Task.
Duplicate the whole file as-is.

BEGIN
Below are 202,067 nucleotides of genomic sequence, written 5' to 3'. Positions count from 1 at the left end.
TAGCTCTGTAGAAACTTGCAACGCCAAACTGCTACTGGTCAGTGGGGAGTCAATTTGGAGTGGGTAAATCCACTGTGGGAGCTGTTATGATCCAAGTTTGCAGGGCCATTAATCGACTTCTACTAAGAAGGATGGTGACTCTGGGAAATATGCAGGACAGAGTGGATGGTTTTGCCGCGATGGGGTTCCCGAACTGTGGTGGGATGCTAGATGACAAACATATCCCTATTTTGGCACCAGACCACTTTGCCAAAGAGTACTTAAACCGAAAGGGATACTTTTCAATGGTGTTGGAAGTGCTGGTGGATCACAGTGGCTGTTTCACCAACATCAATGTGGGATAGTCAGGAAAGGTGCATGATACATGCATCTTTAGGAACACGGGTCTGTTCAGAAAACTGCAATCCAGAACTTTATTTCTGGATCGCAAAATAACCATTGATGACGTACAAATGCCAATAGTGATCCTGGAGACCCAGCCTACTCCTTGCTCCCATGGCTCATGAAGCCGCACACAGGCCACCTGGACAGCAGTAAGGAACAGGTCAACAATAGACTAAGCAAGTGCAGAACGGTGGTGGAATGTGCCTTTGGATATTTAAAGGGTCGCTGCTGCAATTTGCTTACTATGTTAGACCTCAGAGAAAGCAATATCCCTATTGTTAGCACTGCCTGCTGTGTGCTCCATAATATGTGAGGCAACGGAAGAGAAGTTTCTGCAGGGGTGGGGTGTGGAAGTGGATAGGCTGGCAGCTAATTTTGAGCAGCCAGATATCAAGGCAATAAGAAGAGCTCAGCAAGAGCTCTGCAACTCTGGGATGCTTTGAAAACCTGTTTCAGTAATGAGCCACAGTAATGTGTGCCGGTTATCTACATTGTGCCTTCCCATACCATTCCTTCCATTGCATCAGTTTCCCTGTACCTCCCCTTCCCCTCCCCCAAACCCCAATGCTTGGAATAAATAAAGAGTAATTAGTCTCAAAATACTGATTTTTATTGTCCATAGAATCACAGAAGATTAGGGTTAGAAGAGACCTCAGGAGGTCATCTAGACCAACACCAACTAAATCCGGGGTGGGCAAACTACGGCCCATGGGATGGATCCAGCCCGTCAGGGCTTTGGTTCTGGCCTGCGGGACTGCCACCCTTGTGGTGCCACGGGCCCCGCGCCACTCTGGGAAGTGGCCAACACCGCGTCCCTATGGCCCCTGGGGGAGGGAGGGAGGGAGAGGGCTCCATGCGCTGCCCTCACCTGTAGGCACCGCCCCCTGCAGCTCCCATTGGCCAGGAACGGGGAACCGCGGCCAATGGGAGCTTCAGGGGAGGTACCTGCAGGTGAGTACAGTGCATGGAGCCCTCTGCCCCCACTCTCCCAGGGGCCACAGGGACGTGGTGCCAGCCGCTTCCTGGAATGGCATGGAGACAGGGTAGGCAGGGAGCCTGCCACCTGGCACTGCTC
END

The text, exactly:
Below are 202,067 nucleotides of genomic sequence, written 5' to 3'. Positions count from 1 at the left end.
TAGCTCTGTAGAAACTTGCAACGCCAAACTGCTACTGGTCAGTGGGGAGTCAATTTGGAGTGGGTAAATCCACTGTGGGAGCTGTTATGATCCAAGTTTGCAGGGCCATTAATCGACTTCTACTAAGAAGGATGGTGACTCTGGGAAATATGCAGGACAGAGTGGATGGTTTTGCCGCGATGGGGTTCCCGAACTGTGGTGGGATGCTAGATGACAAACATATCCCTATTTTGGCACCAGACCACTTTGCCAAAGAGTACTTAAACCGAAAGGGATACTTTTCAATGGTGTTGGAAGTGCTGGTGGATCACAGTGGCTGTTTCACCAACATCAATGTGGGATAGTCAGGAAAGGTGCATGATACATGCATCTTTAGGAACACGGGTCTGTTCAGAAAACTGCAATCCAGAACTTTATTTCTGGATCGCAAAATAACCATTGATGACGTACAAATGCCAATAGTGATCCTGGAGACCCAGCCTACTCCTTGCTCCCATGGCTCATGAAGCCGCACACAGGCCACCTGGACAGCAGTAAGGAACAGGTCAACAATAGACTAAGCAAGTGCAGAACGGTGGTGGAATGTGCCTTTGGATATTTAAAGGGTCGCTGCTGCAATTTGCTTACTATGTTAGACCTCAGAGAAAGCAATATCCCTATTGTTAGCACTGCCTGCTGTGTGCTCCATAATATGTGAGGCAACGGAAGAGAAGTTTCTGCAGGGGTGGGGTGTGGAAGTGGATAGGCTGGCAGCTAATTTTGAGCAGCCAGATATCAAGGCAATAAGAAGAGCTCAGCAAGAGCTCTGCAACTCTGGGATGCTTTGAAAACCTGTTTCAGTAATGAGCCACAGTAATGTGTGCCGGTTATCTACATTGTGCCTTCCCATACCATTCCTTCCATTGCATCAGTTTCCCTGTACCTCCCCTTCCCCTCCCCCAAACCCCAATGCTTGGAATAAATAAAGAGTAATTAGTCTCAAAATACTGATTTTTATTGTCCATAGAATCACAGAAGATTAGGGTTAGAAGAGACCTCAGGAGGTCATCTAGACCAACACCAACTAAATCCGGGGTGGGCAAACTACGGCCCATGGGATGGATCCAGCCCGTCAGGGCTTTGGTTCTGGCCTGCGGGACTGCCACCCTTGTGGTGCCACGGGCCCCGCGCCACTCTGGGAAGTGGCCAACACCGCGTCCCTATGGCCCCTGGGGGAGGGAGGGAGGGAGAGGGCTCCATGCGCTGCCCTCACCTGTAGGCACCGCCCCCTGCAGCTCCCATTGGCCAGGAACGGGGAACCGCGGCCAATGGGAGCTTCAGGGGAGGTACCTGCAGGTGAGTACAGTGCATGGAGCCCTCTGCCCCCACTCTCCCAGGGGCCACAGGGACGTGGTGCCAGCCGCTTCCTGGAATGGCATGGAGACAGGGTAGGCAGGGAGCCTGCCACCTGGCACTGCTC